"When I first got the truck in 2006, Robert Atkinson started out telling us, it was bone stock and missing just about everything. It ran, but not good enough to get home."
Now, in addition to serving as his daily transportation, Robert’s ’51 Chevy 1/2-ton is a regular participant at hot rod and custom shows up and down the state of California. But you’ve got to start somewhere and Robert decided to start by getting the truck running well enough to get home on a regular basis. After that, as he got the time and money to spend, he was able to work on building the pickup the way he envisioned it. "I realized I needed to get many things done before I could drive it the way I wanted." It wasn’t a quick process, but by the time those things were done, the truck would display a lot of the design elements of a traditional custom: chop, drop, rolling stock, and more. It would also become a group effort, with Robert getting help from friends and club members.
The chop-top came early in the buildup. Robert met a pair of brothers, Nacho and Ralf, who are talented sheetmetal workers and got things off to a good start with a 4-inch haircut for the ’51, along with some initial bodywork.
After sending out the truck for suspension work, the project hit an obstacle when the welds came apart. Robert’s luck came back when Phil Jenneman, from Green Valley, California, stepped in to redo the welds and make sure the chassis was in good order. The truck rides on the stock framerails, which have been C-notched to help provide the proper custom posture. A pair of dropped spindles on the Total Cost Involved independent front end drop the truck an additional two inches. The rear suspension features a four-link and a ’58 Chevy pickup rearend loaded with 3.89:1 gears. The brakes are drums in the rear with disc at the front.
As the bodywork progressed, the chopped pickup began to take on more and more of the appearance of an early custom. These Advanced Design Chevys have a lot of the same fat, round lines as Mercs and Shoebox Fords and, as you can see, wear sled styling really well. Adding to the effect are the wide white tires from Coker. All five (counting the spare) are mounted on 15-inch ’51 Chevy car steelies, capped with Caddy deep-dish sombreros.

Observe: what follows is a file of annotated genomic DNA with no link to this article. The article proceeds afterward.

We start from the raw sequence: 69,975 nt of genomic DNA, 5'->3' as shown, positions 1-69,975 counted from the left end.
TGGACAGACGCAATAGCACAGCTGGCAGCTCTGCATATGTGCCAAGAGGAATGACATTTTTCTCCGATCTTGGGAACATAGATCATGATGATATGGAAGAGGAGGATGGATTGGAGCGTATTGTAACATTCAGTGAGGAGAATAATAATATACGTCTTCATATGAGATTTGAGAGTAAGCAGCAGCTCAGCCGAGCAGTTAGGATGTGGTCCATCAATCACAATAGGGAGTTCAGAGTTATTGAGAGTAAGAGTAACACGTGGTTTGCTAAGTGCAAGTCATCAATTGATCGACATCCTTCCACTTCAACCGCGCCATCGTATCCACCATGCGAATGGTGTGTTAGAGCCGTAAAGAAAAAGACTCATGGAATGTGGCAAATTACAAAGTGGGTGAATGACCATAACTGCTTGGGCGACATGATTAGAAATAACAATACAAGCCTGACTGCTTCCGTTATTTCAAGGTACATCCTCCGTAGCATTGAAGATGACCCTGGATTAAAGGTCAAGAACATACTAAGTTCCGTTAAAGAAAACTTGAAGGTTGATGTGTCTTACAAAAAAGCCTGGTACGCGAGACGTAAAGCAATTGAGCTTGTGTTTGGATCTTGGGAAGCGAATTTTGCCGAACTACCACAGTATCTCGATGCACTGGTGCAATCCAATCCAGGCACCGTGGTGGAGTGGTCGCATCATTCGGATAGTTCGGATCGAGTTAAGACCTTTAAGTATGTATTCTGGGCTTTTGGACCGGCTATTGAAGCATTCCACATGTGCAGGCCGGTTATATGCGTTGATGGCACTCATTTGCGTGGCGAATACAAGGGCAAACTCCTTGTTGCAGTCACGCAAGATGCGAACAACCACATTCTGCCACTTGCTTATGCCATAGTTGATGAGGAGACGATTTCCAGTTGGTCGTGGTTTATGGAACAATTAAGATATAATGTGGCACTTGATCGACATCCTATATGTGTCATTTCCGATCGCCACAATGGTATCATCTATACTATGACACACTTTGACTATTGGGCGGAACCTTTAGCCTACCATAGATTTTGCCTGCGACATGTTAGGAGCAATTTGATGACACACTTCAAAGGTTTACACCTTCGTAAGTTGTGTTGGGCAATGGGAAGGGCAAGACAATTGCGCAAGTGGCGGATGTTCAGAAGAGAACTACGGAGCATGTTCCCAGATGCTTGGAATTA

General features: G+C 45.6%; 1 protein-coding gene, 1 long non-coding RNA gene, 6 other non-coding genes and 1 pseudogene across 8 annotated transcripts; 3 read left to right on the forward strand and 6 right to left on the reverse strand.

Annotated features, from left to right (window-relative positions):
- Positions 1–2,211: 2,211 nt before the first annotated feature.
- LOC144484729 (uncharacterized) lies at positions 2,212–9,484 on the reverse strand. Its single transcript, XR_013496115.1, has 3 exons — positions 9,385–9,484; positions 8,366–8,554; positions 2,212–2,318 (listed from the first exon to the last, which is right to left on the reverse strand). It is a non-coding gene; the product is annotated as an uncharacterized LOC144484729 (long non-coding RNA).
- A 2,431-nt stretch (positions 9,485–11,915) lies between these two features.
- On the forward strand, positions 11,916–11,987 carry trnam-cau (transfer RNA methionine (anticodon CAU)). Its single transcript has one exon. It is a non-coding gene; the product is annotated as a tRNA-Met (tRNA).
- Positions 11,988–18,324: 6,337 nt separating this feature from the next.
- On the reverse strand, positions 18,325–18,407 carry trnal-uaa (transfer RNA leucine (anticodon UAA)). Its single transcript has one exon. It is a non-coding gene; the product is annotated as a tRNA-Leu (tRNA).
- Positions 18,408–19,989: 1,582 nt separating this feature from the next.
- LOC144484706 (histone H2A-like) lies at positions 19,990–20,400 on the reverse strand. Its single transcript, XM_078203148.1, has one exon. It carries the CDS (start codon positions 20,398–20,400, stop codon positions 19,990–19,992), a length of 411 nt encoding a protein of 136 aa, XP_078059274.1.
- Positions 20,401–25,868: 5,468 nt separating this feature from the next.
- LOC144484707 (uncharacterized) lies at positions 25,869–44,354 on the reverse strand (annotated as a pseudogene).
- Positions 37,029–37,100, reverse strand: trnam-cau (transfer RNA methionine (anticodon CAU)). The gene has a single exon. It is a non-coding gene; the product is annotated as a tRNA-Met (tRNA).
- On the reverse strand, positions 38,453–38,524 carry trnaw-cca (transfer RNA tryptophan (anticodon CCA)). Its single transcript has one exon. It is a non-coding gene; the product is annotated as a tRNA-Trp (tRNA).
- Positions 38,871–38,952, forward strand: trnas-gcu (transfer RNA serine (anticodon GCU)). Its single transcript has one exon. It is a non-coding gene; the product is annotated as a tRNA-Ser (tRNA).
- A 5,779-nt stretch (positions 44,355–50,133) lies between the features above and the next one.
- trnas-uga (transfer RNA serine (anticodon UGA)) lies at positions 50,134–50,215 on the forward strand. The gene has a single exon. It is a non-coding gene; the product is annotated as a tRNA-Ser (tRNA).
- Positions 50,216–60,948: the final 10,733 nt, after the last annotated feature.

Robert’s friend, Bobby Mahoney, pitched in with bodywork, including the nosed hood. The headlights were frenched by Nacho, and the sheetmetal was shaved of hardware and emblems. The bed and tailgate were transplanted from a ’54 Chevy, and topped with a white tonneau cover built by Phil Jenneman. Phil also installed the glass and tucked in the rear bumper six inches. A set of ’48 Chevy car taillights were added to a rear valance provided by builder Brad Masterson. Like Robert, Brad is a member of the well-known Beatniks of Koolsville car club. Brad runs Masterson Kustom Automobiles in Lynwood, California, where the truck was painted. Masterson Kustoms, we’ve heard, occupies the same building where legendary builder Dean Jeffries built cars in his glory days--talk about classic custom inspiration. The paint color is "Brad’s Blue" according to Robert.
A 235 originally powered the Chevy, until Phil Jenneman swapped in a 292 I-6. On a cross-country trip to Salina, Kansas, last summer, the engine blew up, but John Villegas from Castaic rebuilt the 292, which runs Akerly and Childs rings, and a one-barrel carb on a split manifold on top. "Now it’s all new," said Robert. His friend, Ron, assembled the T-5 transmission backing the engine.
A look inside the cab reveals some period-appropriate white tuck ’n’ roll vinyl, used by Hector at Valencia Upholstery to cover the doors and a modified bench seat that came out of a Chevy Astro van. Stock gauges remain in a silver metalflake custom dash, built by Bobby Mahoney. Other amenities are the power windows, stereo, and the tiny Buddha figurine mounted on the dash.
Without the help of friends, fellow Beatniks, and everybody mentioned above, Robert might still be wrenching on the ’51 instead of driving it every day. As far as building it the way he envisioned it, he succeeded, although he’s still making minor modifications to suit his vision. The next time you see the Chevy on the street or at a show, it may be wearing different rims and may or may not have the spare and the skirts. Like every custom we know of, the ’51 of a kind is a never-ending work in progress. CCT